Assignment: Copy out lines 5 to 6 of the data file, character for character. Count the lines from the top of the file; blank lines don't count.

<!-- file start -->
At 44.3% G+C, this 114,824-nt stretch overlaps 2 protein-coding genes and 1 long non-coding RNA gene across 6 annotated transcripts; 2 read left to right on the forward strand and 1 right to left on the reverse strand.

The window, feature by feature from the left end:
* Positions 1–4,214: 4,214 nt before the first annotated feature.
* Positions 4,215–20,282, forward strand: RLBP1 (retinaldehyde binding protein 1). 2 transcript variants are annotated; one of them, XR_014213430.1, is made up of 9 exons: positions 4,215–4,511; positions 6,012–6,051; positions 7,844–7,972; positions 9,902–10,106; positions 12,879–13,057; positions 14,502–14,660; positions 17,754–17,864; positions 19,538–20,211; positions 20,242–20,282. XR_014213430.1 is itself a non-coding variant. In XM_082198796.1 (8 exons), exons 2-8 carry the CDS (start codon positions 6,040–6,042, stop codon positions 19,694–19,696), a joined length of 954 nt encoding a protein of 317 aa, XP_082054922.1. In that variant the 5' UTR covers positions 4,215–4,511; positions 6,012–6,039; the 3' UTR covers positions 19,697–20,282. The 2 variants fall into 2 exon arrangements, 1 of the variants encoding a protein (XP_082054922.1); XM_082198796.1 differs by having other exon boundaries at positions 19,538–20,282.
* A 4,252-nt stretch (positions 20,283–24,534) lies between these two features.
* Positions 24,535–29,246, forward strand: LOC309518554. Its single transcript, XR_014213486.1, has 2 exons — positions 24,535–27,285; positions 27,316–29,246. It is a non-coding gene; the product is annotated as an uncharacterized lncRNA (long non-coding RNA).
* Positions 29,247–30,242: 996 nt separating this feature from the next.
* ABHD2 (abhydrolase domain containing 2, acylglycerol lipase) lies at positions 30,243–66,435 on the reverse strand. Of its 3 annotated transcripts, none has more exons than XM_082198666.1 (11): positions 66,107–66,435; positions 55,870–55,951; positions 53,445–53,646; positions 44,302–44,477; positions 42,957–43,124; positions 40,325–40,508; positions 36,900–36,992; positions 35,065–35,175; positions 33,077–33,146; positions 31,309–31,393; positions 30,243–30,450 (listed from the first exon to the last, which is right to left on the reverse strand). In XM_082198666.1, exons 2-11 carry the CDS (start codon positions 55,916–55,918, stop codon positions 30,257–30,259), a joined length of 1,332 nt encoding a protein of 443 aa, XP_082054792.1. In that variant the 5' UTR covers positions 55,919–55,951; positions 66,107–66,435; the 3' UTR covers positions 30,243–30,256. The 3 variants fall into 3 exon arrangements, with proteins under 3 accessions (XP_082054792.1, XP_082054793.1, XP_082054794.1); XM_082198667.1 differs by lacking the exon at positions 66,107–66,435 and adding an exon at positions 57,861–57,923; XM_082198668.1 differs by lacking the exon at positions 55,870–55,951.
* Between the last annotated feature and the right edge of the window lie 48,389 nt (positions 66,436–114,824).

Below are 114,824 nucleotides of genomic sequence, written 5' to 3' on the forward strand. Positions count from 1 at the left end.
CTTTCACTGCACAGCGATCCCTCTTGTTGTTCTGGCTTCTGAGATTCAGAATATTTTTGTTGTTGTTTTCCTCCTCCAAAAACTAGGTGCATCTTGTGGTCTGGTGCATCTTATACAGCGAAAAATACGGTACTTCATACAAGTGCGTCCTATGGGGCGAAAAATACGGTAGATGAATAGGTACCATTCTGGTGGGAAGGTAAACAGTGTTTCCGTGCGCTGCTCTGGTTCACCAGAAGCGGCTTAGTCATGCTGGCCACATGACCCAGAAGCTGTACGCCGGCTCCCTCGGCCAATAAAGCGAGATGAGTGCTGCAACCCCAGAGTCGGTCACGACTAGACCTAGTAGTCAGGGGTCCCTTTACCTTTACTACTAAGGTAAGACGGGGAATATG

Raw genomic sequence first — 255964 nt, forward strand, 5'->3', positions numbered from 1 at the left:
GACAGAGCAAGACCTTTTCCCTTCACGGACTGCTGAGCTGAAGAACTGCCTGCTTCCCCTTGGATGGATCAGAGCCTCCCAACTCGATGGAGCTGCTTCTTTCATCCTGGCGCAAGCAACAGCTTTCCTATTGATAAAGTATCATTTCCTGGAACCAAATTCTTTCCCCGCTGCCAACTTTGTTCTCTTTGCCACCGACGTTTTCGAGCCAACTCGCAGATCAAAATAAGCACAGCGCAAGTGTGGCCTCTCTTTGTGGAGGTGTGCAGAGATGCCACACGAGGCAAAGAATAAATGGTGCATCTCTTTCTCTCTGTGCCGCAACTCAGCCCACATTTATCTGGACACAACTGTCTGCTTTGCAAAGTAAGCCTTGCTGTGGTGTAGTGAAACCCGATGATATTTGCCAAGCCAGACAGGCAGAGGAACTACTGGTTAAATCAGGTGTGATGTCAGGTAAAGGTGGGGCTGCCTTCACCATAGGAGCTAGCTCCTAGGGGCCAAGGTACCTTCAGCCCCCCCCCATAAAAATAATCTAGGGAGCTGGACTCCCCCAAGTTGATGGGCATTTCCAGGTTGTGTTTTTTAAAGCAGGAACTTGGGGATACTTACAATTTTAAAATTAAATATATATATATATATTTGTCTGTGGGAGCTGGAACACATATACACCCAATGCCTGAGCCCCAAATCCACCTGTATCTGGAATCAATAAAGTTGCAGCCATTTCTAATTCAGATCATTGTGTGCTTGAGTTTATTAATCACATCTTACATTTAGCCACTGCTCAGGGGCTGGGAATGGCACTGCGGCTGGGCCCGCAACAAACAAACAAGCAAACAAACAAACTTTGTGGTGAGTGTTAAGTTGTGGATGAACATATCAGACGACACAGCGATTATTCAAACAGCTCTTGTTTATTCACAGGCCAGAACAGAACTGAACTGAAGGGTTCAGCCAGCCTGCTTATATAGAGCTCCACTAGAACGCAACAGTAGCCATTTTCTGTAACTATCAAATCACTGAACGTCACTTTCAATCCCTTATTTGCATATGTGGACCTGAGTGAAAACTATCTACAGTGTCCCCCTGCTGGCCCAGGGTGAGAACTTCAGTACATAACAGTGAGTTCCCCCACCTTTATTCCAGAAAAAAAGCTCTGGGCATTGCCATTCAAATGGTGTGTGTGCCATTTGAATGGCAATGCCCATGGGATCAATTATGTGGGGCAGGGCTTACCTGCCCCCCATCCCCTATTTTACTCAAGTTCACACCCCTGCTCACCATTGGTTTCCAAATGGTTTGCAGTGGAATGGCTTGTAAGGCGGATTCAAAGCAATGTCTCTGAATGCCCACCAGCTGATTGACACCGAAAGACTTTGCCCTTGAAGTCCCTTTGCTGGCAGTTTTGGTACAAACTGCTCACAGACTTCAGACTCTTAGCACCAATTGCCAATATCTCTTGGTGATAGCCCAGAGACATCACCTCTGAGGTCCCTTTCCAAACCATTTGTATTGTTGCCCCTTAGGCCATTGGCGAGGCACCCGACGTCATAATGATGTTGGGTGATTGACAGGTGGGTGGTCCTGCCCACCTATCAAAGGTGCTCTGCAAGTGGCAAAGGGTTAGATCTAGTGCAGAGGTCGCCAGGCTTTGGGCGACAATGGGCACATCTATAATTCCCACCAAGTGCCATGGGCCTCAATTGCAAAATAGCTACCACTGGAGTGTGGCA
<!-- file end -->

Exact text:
* A 4,252-nt stretch (positions 20,283–24,534) lies between these two features.
* Positions 24,535–29,246, forward strand: LOC309518554. Its single transcript, XR_014213486.1, has 2 exons — positions 24,535–27,285; positions 27,316–29,246. It is a non-coding gene; the product is annotated as an uncharacterized lncRNA (long non-coding RNA).